Landlord Rules You Must Not Break
By |Published On: 20th August 2016|

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Landlord Rules You Must Not Break

By |Published On: 20th August 2016|

This article is an external press release originally published on the Landlord News website, which has now been migrated to the Just Landlords blog.

With new landlord laws being introduced every few months, it’s easy for landlords to forget or overlook some of the legal requirements. So here are some of the most important rules and tips on how to avoid accidentally breaking them.

Have an annual gas safety check – This is top of the list, not only because it’s a legal requirement but, more importantly, it could save your tenants’ lives. Every gas burning appliance, including boilers and hobs, must be checked at least once a year by a Gas Safe-registered engineer and any faults repaired before the appliance is used again.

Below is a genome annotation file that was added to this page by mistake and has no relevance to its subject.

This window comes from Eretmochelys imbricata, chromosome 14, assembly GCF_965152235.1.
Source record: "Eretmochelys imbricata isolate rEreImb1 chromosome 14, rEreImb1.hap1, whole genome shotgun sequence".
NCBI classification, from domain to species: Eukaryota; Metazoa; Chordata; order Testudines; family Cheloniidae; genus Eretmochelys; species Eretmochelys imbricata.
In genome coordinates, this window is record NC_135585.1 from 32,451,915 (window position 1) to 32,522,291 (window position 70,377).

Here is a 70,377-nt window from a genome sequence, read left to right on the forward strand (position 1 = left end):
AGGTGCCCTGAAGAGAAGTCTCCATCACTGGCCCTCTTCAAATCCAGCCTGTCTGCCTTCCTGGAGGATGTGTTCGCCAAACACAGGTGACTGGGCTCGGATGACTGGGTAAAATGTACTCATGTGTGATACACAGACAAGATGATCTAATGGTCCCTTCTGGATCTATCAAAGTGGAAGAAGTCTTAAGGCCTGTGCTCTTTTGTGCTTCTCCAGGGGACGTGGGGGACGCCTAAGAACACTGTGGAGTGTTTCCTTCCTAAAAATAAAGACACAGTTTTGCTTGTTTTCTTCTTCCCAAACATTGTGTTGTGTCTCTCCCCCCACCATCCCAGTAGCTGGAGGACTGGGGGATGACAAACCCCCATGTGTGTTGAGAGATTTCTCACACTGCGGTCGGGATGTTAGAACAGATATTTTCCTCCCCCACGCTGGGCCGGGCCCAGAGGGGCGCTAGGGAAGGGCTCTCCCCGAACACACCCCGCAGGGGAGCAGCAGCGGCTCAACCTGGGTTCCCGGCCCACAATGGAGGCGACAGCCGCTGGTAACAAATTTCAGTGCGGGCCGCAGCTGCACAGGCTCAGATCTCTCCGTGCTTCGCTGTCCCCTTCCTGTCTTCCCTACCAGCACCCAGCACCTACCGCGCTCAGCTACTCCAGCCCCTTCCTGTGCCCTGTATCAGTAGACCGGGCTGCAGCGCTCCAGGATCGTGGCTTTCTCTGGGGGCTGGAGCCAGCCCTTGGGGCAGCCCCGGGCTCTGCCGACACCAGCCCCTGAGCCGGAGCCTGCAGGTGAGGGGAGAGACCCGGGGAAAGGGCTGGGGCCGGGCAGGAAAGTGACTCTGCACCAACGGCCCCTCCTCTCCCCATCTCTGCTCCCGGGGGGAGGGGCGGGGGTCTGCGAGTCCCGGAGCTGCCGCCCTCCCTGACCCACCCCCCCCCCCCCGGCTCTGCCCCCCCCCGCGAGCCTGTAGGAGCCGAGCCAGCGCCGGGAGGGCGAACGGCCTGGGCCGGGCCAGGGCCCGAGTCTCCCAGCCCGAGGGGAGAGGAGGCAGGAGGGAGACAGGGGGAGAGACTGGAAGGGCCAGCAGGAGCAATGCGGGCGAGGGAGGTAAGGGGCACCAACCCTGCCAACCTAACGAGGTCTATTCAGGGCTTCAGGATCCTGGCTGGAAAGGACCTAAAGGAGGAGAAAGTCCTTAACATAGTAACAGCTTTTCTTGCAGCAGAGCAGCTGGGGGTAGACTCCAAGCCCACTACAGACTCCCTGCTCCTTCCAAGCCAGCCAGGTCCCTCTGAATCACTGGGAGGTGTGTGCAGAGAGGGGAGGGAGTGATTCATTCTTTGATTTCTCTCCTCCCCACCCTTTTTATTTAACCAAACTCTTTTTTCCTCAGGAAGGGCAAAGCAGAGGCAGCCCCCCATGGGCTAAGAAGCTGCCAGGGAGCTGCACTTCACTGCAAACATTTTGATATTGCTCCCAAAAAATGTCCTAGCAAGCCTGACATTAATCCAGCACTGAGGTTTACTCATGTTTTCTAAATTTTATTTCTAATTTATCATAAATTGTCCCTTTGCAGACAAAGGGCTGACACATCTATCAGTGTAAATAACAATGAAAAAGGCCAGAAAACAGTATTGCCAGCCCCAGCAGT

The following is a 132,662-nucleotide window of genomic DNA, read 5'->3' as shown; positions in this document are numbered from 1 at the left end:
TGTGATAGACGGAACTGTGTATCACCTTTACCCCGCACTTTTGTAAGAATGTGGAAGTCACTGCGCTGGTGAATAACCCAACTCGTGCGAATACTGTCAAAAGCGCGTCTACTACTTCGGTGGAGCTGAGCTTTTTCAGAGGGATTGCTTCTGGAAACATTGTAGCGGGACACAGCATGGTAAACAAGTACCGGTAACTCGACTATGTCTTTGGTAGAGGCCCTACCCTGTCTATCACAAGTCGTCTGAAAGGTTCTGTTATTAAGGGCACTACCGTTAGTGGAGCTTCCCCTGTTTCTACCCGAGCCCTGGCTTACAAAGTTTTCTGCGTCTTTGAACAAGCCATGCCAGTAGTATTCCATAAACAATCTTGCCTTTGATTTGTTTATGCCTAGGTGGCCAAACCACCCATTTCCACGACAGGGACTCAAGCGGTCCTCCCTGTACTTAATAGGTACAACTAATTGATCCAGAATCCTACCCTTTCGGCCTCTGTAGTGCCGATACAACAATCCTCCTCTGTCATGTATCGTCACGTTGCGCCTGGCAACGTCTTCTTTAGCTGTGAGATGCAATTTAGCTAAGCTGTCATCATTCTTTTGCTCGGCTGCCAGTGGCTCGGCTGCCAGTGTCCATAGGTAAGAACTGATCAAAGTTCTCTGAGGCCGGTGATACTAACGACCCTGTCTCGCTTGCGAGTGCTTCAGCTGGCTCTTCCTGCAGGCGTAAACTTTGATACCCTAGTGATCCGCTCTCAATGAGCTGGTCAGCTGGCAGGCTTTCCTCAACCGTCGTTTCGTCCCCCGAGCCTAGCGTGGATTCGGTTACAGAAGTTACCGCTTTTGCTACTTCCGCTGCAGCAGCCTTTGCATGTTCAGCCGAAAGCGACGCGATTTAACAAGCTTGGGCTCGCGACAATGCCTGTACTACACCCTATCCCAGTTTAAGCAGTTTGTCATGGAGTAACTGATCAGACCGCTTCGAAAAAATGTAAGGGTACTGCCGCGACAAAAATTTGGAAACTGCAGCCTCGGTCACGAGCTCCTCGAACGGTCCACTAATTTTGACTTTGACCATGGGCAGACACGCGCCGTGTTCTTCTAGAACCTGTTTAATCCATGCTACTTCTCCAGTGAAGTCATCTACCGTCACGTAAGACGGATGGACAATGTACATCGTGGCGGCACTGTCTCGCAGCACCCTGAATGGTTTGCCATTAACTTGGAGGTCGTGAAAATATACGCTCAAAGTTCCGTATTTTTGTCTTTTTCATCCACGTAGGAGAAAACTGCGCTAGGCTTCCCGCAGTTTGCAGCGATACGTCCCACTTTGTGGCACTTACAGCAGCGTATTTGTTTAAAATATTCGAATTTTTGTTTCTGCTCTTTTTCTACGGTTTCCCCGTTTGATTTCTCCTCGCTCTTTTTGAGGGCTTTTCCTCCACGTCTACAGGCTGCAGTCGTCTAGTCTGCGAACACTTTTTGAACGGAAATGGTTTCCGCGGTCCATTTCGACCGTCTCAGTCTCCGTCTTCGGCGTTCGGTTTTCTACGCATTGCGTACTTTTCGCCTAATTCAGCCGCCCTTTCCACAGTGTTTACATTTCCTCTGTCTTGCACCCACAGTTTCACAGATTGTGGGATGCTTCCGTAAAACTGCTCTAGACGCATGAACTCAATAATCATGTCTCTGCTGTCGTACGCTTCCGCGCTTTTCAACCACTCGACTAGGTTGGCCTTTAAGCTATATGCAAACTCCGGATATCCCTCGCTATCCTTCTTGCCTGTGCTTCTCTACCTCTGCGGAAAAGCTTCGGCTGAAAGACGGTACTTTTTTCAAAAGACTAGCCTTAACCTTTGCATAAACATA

If you don’t, you are potentially risking your tenants’ lives and a fine of up to £20,000. Repeat offenders, or those who are found to have endangered their tenants, could be given a prison sentence. Also, landlords who haven’t got a valid gas safety record can’t evict their tenants.

How to avoid breaking the law – Tie a knot in a hanky as a reminder, or, better still, sign up to for an email reminder when your annual check is due. The website also provides contact details for registered engineers.

The gas engineer will issue you with two copies of the Gas Safety Record: one for you and one for the tenant. You must keep your copy for two years and the other must be shown to existing tenants within 28 days of the check. New tenants must be given a copy when they move in.

Install smoke alarms – These became mandatory in rental properties from October 2015. Since then, it has been a legal requirement to have at least one working smoke alarm on every floor of a rental property. Landlords with solid fuel burning appliances must also install carbon monoxide alarms.

If you don’t, there’s a greater risk of your tenant being injured in the event of a fire or a carbon monoxide leak, and you face a fine of up to £5,000.